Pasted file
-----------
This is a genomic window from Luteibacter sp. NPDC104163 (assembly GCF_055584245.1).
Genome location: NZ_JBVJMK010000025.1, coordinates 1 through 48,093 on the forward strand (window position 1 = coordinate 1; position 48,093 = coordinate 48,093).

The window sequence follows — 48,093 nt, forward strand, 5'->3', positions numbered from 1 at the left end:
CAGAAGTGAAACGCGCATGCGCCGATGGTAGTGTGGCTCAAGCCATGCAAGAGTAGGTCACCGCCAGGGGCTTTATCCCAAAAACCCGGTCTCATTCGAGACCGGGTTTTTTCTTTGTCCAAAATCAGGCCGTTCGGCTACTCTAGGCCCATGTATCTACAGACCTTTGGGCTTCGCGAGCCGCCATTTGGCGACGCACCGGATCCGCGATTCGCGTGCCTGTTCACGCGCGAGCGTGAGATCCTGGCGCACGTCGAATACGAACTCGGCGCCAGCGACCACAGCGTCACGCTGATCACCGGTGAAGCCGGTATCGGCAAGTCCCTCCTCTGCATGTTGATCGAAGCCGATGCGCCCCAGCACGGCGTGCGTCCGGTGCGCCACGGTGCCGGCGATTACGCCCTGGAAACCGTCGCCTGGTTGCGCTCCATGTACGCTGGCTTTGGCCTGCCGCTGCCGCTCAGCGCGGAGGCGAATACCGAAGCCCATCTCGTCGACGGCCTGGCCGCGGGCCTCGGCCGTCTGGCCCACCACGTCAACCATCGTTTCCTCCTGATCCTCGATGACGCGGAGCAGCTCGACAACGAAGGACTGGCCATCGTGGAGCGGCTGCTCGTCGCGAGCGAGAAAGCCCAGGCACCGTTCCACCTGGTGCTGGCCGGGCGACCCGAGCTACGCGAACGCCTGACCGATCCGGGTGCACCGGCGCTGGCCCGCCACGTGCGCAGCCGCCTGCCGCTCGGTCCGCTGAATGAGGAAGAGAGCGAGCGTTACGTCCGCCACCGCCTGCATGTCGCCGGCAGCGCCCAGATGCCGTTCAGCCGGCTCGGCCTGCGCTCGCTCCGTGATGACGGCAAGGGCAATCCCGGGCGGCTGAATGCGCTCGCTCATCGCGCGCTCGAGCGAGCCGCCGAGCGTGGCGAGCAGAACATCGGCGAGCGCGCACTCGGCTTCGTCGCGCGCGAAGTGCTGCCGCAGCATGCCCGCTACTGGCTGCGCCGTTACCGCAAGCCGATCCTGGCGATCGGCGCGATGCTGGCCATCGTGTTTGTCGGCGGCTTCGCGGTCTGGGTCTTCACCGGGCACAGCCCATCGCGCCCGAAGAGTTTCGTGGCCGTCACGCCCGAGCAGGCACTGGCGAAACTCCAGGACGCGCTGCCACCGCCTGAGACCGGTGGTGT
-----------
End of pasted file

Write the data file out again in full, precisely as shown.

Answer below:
This is a genomic window from Luteibacter sp. NPDC104163 (assembly GCF_055584245.1).
Genome location: NZ_JBVJMK010000025.1, coordinates 1 through 48,093 on the forward strand (window position 1 = coordinate 1; position 48,093 = coordinate 48,093).

The window sequence follows — 48,093 nt, forward strand, 5'->3', positions numbered from 1 at the left end:
CAGAAGTGAAACGCGCATGCGCCGATGGTAGTGTGGCTCAAGCCATGCAAGAGTAGGTCACCGCCAGGGGCTTTATCCCAAAAACCCGGTCTCATTCGAGACCGGGTTTTTTCTTTGTCCAAAATCAGGCCGTTCGGCTACTCTAGGCCCATGTATCTACAGACCTTTGGGCTTCGCGAGCCGCCATTTGGCGACGCACCGGATCCGCGATTCGCGTGCCTGTTCACGCGCGAGCGTGAGATCCTGGCGCACGTCGAATACGAACTCGGCGCCAGCGACCACAGCGTCACGCTGATCACCGGTGAAGCCGGTATCGGCAAGTCCCTCCTCTGCATGTTGATCGAAGCCGATGCGCCCCAGCACGGCGTGCGTCCGGTGCGCCACGGTGCCGGCGATTACGCCCTGGAAACCGTCGCCTGGTTGCGCTCCATGTACGCTGGCTTTGGCCTGCCGCTGCCGCTCAGCGCGGAGGCGAATACCGAAGCCCATCTCGTCGACGGCCTGGCCGCGGGCCTCGGCCGTCTGGCCCACCACGTCAACCATCGTTTCCTCCTGATCCTCGATGACGCGGAGCAGCTCGACAACGAAGGACTGGCCATCGTGGAGCGGCTGCTCGTCGCGAGCGAGAAAGCCCAGGCACCGTTCCACCTGGTGCTGGCCGGGCGACCCGAGCTACGCGAACGCCTGACCGATCCGGGTGCACCGGCGCTGGCCCGCCACGTGCGCAGCCGCCTGCCGCTCGGTCCGCTGAATGAGGAAGAGAGCGAGCGTTACGTCCGCCACCGCCTGCATGTCGCCGGCAGCGCCCAGATGCCGTTCAGCCGGCTCGGCCTGCGCTCGCTCCGTGATGACGGCAAGGGCAATCCCGGGCGGCTGAATGCGCTCGCTCATCGCGCGCTCGAGCGAGCCGCCGAGCGTGGCGAGCAGAACATCGGCGAGCGCGCACTCGGCTTCGTCGCGCGCGAAGTGCTGCCGCAGCATGCCCGCTACTGGCTGCGCCGTTACCGCAAGCCGATCCTGGCGATCGGCGCGATGCTGGCCATCGTGTTTGTCGGCGGCTTCGCGGTCTGGGTCTTCACCGGGCACAGCCCATCGCGCCCGAAGAGTTTCGTGGCCGTCACGCCCGAGCAGGCACTGGCGAAACTCCAGGACGCGCTGCCACCGCCTGAGACCGGTGGTGT